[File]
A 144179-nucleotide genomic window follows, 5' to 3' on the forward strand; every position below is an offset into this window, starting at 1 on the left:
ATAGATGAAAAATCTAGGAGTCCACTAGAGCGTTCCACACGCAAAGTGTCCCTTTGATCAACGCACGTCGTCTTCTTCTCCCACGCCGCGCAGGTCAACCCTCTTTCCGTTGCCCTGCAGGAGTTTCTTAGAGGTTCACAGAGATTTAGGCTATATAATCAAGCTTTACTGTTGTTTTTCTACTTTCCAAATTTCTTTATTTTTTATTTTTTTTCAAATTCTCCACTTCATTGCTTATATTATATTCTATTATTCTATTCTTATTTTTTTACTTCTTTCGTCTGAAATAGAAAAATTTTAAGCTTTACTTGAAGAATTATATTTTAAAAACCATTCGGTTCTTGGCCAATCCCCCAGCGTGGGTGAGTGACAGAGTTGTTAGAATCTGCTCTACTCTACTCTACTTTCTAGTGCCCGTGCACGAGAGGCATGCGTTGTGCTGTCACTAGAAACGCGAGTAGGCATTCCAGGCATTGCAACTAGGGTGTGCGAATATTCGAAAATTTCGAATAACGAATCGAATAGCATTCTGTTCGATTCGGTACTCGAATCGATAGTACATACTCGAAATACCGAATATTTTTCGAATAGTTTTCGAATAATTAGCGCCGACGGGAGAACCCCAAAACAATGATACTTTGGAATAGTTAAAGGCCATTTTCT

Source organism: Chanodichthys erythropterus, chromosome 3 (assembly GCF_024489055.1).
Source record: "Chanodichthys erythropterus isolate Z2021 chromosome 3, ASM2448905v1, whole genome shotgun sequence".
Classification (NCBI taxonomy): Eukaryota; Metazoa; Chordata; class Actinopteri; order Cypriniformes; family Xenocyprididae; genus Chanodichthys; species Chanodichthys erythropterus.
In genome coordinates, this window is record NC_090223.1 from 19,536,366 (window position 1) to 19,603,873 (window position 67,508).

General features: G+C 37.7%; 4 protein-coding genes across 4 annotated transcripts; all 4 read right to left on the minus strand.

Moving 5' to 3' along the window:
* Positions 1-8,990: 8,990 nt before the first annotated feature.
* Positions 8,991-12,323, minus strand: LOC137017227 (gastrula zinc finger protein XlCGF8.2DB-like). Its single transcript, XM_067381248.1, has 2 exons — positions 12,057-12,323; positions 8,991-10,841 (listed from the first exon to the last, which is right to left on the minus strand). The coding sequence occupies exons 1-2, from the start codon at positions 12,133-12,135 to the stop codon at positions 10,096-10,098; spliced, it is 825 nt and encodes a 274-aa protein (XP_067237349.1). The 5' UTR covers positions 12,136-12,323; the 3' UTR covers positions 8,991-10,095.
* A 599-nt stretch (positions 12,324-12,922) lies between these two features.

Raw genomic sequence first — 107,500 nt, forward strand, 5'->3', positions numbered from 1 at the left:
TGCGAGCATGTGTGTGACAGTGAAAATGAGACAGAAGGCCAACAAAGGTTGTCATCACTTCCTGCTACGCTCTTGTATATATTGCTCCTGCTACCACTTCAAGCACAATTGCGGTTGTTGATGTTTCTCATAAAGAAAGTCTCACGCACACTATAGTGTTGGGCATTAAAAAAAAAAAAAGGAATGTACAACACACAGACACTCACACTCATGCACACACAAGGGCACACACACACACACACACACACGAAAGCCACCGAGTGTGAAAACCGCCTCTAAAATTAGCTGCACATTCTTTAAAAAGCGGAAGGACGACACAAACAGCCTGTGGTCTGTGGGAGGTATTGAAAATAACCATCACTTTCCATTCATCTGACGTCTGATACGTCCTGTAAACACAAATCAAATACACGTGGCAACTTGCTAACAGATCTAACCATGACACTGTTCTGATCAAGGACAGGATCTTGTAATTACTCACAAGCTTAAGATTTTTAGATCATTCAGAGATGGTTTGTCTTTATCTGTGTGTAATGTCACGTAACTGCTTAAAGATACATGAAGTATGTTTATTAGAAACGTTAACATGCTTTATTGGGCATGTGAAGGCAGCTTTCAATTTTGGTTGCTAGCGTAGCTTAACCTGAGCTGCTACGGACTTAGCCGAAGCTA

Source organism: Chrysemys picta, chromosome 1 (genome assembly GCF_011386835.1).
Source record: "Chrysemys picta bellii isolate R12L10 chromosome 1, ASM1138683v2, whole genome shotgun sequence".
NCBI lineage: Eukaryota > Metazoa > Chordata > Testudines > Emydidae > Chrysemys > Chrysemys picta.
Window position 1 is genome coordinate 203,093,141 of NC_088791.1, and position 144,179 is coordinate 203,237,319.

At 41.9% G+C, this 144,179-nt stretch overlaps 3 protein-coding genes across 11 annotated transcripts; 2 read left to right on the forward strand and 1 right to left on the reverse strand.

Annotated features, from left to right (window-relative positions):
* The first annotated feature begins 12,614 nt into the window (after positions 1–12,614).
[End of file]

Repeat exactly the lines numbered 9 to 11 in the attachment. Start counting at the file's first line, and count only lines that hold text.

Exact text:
* Positions 1-8,990: 8,990 nt before the first annotated feature.
* Positions 8,991-12,323, minus strand: LOC137017227 (gastrula zinc finger protein XlCGF8.2DB-like). Its single transcript, XM_067381248.1, has 2 exons — positions 12,057-12,323; positions 8,991-10,841 (listed from the first exon to the last, which is right to left on the minus strand). The coding sequence occupies exons 1-2, from the start codon at positions 12,133-12,135 to the stop codon at positions 10,096-10,098; spliced, it is 825 nt and encodes a 274-aa protein (XP_067237349.1). The 5' UTR covers positions 12,136-12,323; the 3' UTR covers positions 8,991-10,095.
* A 599-nt stretch (positions 12,324-12,922) lies between these two features.